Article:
We used to go shopping; now we are shopping. Smartphone in hand, we start our shopping experience by accessing nearly perfect information – product specs, ratings and reviews, competitive pricing – within moments of considering a need, want or purchase. For all practical purposes, the front door of retail has moved online.
REI recently disclosed that 75% of REI’s in-store shoppers have visited the retailer’s website in the seven days prior to a store visit. And it’s not just REI. Forrester estimates that 48% of all purchase decisions made in the US – that’s $1.5 trillion – are now influenced by digital experiences.
Yet few retailers have noticed. Such giants as Walmart and Nordstrom are investing billions in e-commerce, but that’s less than 8% of retail sales. Most retailers are missing the 40% of sales that are influenced online but finalized in-store. By 2020, 25% of retail sales will be online, but 100% of all sales will be influenced, if not governed, by digital interactions. When that happens, retailers and manufacturers will need to provide full-blown retail experiences on an anyone-anywhere-anytime basis.
The trouble is, most companies are working solely on integrating online and in-store service after the sale. You can buy something online and return it to the store. You can order a product on a retailer’s website and pick up at a conveniently located outlet. Some retailers will even offer to procure an item that’s out-of-stock, ordered online from their in-store system, and ship it to you free of charge.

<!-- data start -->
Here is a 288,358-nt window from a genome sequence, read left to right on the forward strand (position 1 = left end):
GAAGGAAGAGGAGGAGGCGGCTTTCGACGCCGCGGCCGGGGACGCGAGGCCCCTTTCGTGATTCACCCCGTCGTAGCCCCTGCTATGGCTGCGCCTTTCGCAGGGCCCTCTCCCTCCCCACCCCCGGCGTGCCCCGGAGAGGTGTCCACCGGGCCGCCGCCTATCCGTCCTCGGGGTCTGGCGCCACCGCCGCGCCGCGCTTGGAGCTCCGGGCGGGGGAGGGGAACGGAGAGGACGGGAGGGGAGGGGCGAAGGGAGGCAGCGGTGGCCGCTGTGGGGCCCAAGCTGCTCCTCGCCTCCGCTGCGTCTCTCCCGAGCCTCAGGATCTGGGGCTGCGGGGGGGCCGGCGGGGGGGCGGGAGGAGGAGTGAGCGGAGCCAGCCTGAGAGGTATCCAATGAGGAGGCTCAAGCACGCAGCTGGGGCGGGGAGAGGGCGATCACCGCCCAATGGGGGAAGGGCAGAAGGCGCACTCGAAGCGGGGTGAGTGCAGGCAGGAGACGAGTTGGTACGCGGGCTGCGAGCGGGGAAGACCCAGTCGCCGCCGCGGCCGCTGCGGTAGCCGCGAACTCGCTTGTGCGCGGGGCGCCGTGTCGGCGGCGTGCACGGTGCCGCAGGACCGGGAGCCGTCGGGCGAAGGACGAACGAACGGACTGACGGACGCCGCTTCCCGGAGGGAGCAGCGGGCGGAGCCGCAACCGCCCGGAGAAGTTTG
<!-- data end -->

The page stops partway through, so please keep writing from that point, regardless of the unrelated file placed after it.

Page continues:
Retailers and manufacturers need to focus far more on the front door – creating the chain of digital interactions that set sales in motion. This starts with budgeting. The e-commerce division typically gets a budget commensurate with the percentage of sales that actually get made online, instead of the vast and growing importance of digitally influenced sales. So the marketing budget is 8% when it needs to be 48%.
Retailers need to use some of that expanded budget to offer better tools to digital pre-shoppers. Think more precise store-locator features like directions from public transit, and rich store-detail pages including the expertise of staff on duty, current wait times for in-store services, and current inventory in-store. Retailers also need to raise their local SEO games so mobile searchers find them fast. That means consistent listings in web location directories (e.g., Yelp, Foursquare, Facebook) and active management of review sites.
Then retailers need to redesign stores around their new front door. It’s too early for any of us to know exactly what “digitally influenced” stores will look like five or 10 years from now, but we certainly have clues in the new stores from digital natives Warby Parker and Bonobos. Their stores function as experience centers for a shopping flow that starts and ends online. They are designed for serendipity and discovery that builds brand loyalty. Shoppers build look books and log sizes/measurements so they can make accurate purchases online.
Increasingly, stores will exist for product discovery, experimentation and sizing. For clues, look at Rebecca Minkoff’s RFID-enabled dressing room mirrors, or the NastyGals one-way mirrored dressing rooms. These features give shoppers reasons to go storing. They’ll want to feel the fabric, determine the size, appreciate the unique features, and have the perfect version quickly delivered to them (even if it’s not in-stock in that particular store). As they do, electronic shelf labels will give them ratings and reviews updated in real time; their phones will interact with in-store displays; and the staff will have their shopping histories on tablets.